Along with number three above, sometimes a gun is too small for the caliber it chambers. Sometimes it’s too small for the shooter and sometimes it’s just too small. My mistake was an option 1/2/3 from the above choices.

My second handgun was the much maligned, diminutive KelTec PF9. I never really had an issue with the pistol’s QC (it always went bang for me). I had a huge issue, though, with its ergonomics. Bought because I could conceal it anywhere, it chambered a common round and was affordable. So I overlooked things that should have given me pause.

Born favoring the Devil’s hand, I noticed upon shooting the gun that I would occasionally engage the mag release. I also noticed that 9mm ammo fired from the light gun drove the hard, squared checkering into my hand. Coupled with the relatively high bore axis, which produced horrid muzzle flip, follow-up shots took just over an eternity.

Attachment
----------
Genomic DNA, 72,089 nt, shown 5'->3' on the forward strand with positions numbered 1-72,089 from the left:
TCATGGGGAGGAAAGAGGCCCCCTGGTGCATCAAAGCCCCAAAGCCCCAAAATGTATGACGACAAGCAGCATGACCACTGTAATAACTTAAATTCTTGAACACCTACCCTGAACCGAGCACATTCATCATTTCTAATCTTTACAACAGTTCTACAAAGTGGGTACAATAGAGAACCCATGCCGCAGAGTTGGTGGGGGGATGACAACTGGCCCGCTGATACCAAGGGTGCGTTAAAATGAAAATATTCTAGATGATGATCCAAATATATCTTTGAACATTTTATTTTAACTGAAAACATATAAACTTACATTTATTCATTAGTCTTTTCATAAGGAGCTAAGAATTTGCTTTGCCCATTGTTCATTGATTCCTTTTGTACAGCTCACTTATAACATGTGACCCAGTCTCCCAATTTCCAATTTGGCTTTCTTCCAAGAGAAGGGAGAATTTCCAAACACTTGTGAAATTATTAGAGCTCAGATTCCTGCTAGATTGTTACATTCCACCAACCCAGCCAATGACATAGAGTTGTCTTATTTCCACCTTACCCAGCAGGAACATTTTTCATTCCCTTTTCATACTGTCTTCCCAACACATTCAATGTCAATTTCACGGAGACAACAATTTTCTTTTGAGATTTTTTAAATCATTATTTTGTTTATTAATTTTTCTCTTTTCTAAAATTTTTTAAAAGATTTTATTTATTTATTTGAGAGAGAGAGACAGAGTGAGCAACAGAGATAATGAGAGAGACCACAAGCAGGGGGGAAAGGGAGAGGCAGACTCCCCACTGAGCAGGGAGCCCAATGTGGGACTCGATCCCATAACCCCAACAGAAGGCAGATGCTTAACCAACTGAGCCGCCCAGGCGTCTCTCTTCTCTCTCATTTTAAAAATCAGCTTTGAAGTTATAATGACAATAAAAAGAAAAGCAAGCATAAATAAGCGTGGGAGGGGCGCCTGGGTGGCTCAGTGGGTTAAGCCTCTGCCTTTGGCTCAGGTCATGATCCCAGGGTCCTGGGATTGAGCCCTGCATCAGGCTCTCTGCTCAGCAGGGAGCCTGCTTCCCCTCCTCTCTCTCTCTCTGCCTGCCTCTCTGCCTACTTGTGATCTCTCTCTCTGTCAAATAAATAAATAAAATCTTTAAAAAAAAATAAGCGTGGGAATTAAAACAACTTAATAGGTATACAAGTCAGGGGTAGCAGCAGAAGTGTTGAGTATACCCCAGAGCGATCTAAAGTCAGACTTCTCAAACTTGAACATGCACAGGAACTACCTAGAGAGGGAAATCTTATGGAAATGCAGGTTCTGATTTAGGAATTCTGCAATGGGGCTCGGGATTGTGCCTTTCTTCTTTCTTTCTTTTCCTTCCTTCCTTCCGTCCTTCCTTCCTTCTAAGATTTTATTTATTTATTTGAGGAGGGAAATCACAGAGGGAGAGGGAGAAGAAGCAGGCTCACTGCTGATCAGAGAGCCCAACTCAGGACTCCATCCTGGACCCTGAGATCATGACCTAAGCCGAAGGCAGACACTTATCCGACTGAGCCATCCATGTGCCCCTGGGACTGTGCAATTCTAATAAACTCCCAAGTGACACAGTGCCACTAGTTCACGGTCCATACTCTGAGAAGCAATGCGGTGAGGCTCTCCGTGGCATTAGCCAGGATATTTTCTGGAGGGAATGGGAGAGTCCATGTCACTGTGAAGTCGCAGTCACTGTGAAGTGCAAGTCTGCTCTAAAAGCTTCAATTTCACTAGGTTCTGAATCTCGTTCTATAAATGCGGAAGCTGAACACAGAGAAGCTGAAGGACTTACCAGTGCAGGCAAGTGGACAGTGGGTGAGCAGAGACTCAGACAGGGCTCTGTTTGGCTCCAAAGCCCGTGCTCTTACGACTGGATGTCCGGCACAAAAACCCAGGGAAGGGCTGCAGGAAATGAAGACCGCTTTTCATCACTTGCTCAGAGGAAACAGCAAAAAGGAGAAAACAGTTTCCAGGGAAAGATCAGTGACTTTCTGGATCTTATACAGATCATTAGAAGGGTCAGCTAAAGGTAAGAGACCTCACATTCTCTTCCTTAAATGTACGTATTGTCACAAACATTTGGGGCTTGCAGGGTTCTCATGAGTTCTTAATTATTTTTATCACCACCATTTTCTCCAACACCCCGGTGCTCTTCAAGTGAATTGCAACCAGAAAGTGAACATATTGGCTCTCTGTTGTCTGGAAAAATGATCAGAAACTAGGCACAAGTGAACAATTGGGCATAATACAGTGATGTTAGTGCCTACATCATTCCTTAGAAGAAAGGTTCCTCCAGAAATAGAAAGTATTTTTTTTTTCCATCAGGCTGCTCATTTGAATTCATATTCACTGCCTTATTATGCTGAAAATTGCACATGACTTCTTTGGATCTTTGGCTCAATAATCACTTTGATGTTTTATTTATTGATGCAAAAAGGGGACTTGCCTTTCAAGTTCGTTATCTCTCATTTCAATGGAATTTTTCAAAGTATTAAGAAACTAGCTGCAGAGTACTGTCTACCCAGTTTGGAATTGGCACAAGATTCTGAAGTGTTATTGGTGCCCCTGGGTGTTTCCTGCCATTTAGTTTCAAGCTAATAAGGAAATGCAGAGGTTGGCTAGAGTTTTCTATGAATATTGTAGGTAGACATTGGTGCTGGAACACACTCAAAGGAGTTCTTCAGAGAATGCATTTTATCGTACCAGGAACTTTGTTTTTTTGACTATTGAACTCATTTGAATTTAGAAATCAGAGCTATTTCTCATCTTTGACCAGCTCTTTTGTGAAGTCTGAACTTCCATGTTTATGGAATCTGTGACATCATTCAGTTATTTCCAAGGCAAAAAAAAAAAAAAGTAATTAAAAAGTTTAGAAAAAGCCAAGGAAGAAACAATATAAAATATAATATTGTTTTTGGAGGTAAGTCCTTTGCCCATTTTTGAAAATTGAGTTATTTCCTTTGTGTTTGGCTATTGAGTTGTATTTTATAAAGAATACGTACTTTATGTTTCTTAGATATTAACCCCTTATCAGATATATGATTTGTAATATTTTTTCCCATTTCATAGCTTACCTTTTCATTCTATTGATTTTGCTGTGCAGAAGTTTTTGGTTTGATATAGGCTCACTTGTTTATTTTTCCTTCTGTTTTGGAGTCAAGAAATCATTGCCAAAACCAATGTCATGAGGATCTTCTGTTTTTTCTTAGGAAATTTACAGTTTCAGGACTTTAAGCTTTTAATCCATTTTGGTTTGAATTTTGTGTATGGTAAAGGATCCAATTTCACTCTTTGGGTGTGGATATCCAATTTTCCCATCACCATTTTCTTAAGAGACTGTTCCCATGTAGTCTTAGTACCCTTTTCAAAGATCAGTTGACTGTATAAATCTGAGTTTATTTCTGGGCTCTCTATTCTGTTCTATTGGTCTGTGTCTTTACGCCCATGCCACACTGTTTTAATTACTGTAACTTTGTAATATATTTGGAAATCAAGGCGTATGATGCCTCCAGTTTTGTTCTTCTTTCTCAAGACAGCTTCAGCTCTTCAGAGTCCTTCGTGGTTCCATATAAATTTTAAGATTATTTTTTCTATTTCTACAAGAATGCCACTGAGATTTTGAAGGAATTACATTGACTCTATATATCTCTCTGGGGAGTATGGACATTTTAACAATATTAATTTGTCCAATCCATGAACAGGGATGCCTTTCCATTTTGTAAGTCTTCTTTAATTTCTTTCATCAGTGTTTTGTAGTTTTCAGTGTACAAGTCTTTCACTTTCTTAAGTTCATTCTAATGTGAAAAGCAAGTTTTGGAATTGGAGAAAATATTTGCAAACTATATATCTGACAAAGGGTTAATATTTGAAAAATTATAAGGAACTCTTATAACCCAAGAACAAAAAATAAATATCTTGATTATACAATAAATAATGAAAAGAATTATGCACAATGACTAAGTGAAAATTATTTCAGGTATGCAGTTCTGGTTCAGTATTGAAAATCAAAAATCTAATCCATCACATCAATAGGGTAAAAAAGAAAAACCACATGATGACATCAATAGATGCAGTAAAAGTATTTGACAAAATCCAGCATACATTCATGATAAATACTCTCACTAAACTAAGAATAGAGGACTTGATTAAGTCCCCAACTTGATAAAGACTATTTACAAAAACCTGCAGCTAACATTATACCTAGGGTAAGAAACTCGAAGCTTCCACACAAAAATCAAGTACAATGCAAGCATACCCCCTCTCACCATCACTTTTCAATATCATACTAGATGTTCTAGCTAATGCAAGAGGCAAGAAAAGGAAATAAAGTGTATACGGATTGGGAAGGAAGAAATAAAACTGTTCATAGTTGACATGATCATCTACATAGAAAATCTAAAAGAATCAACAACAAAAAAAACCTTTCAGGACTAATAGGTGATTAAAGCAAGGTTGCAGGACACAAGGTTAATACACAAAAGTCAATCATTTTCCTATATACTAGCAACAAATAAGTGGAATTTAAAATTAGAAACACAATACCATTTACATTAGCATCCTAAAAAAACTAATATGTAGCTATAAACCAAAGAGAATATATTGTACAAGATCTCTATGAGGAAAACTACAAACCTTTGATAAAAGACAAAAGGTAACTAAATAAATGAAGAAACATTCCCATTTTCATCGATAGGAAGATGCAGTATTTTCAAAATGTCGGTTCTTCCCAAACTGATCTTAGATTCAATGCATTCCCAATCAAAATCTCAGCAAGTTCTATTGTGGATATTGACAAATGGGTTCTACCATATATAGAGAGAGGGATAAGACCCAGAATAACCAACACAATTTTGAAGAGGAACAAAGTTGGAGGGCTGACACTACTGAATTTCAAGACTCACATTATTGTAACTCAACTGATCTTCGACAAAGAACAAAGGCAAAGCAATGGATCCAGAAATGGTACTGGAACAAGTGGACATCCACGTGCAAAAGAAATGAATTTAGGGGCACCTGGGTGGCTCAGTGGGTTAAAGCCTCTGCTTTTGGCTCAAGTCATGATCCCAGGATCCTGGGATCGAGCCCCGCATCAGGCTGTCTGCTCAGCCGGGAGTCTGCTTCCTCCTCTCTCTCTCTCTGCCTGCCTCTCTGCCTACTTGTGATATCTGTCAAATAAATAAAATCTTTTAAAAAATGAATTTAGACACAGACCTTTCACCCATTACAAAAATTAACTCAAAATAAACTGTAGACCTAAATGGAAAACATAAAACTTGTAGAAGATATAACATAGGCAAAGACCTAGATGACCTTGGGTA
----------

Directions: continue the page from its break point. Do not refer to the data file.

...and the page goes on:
In truth all the major self defense handgun calibers are only a few percentages away from each other in first round stopping power. So in the case of a defensive gun use, whoever gets the fastest follow-up shot usually wins. If I would have taken that perspective, I would have picked something that handled recoil better and that I could bring back on target faster.

So there you have it, my four biggest mistakes. I hope this can open a discussion so that more lessons learned can be shared to keep others from making the same mistakes I have.

Previous Post
Next Post


  1. “The problem occurred when the .357 round ignited. The shock to my hand and then-lanky frame was enough to grit my teeth.”

    Good grief. What a wimp.

    • He was a new shooter, tough guy. .357 Magnum is a pretty terrible handgun round to get your feet wet with.

        • We tried Federal HST 9mm +P 147 gr in a Sig P938 and a buddies Kel Tec PF9,
          No jams which we were led to believe would be the result but wow what a kick!